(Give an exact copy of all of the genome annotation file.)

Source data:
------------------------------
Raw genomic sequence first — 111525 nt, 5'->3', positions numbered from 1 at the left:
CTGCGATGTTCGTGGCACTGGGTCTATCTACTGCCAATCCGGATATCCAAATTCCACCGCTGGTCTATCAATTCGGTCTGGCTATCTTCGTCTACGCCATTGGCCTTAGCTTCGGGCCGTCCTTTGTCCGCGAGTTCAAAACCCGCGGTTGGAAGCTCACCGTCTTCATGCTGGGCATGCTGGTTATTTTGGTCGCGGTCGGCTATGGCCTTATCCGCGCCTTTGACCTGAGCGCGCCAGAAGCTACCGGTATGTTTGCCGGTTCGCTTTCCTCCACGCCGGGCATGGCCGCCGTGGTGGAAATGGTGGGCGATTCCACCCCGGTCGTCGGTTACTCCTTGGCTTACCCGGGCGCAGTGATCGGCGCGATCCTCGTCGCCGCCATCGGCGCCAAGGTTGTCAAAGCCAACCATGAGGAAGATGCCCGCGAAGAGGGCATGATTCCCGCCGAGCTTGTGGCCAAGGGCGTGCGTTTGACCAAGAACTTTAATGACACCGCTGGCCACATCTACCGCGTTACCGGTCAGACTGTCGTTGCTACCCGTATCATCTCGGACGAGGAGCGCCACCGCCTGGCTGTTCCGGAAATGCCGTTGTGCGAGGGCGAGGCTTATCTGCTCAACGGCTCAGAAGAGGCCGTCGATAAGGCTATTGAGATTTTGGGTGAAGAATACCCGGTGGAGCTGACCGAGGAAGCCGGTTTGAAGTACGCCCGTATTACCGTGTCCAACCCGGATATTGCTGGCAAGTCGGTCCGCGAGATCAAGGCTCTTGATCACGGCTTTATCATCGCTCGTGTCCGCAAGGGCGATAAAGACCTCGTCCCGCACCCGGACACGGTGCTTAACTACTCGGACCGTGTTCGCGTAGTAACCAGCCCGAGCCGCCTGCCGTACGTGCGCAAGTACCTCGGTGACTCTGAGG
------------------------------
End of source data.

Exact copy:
Raw genomic sequence first — 111525 nt, 5'->3', positions numbered from 1 at the left:
CTGCGATGTTCGTGGCACTGGGTCTATCTACTGCCAATCCGGATATCCAAATTCCACCGCTGGTCTATCAATTCGGTCTGGCTATCTTCGTCTACGCCATTGGCCTTAGCTTCGGGCCGTCCTTTGTCCGCGAGTTCAAAACCCGCGGTTGGAAGCTCACCGTCTTCATGCTGGGCATGCTGGTTATTTTGGTCGCGGTCGGCTATGGCCTTATCCGCGCCTTTGACCTGAGCGCGCCAGAAGCTACCGGTATGTTTGCCGGTTCGCTTTCCTCCACGCCGGGCATGGCCGCCGTGGTGGAAATGGTGGGCGATTCCACCCCGGTCGTCGGTTACTCCTTGGCTTACCCGGGCGCAGTGATCGGCGCGATCCTCGTCGCCGCCATCGGCGCCAAGGTTGTCAAAGCCAACCATGAGGAAGATGCCCGCGAAGAGGGCATGATTCCCGCCGAGCTTGTGGCCAAGGGCGTGCGTTTGACCAAGAACTTTAATGACACCGCTGGCCACATCTACCGCGTTACCGGTCAGACTGTCGTTGCTACCCGTATCATCTCGGACGAGGAGCGCCACCGCCTGGCTGTTCCGGAAATGCCGTTGTGCGAGGGCGAGGCTTATCTGCTCAACGGCTCAGAAGAGGCCGTCGATAAGGCTATTGAGATTTTGGGTGAAGAATACCCGGTGGAGCTGACCGAGGAAGCCGGTTTGAAGTACGCCCGTATTACCGTGTCCAACCCGGATATTGCTGGCAAGTCGGTCCGCGAGATCAAGGCTCTTGATCACGGCTTTATCATCGCTCGTGTCCGCAAGGGCGATAAAGACCTCGTCCCGCACCCGGACACGGTGCTTAACTACTCGGACCGTGTTCGCGTAGTAACCAGCCCGAGCCGCCTGCCGTACGTGCGCAAGTACCTCGGTGACTCTGAGG